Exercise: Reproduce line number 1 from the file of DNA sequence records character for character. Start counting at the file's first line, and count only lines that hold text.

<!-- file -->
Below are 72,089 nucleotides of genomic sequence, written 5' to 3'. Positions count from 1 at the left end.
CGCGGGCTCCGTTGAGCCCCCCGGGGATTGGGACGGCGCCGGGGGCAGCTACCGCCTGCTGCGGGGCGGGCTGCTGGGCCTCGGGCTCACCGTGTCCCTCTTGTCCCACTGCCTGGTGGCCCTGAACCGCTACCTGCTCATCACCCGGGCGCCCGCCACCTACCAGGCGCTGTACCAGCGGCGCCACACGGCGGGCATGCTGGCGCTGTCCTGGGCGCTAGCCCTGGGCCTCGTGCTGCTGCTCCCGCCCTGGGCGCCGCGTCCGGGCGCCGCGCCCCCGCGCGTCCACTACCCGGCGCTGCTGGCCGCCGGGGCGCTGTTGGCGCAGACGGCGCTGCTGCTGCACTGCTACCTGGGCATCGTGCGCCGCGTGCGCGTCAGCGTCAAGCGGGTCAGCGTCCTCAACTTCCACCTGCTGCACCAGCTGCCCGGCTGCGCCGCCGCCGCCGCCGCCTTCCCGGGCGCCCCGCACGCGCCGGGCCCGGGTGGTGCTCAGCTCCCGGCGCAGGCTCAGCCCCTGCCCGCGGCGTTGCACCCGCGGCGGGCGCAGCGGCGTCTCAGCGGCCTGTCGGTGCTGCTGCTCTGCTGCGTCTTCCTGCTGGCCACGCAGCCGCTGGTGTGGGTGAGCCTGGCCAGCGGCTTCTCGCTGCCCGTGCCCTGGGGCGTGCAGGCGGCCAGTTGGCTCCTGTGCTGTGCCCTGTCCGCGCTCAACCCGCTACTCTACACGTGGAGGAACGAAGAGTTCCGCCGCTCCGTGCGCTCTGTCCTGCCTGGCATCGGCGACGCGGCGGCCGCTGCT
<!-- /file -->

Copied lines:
Below are 72,089 nucleotides of genomic sequence, written 5' to 3'. Positions count from 1 at the left end.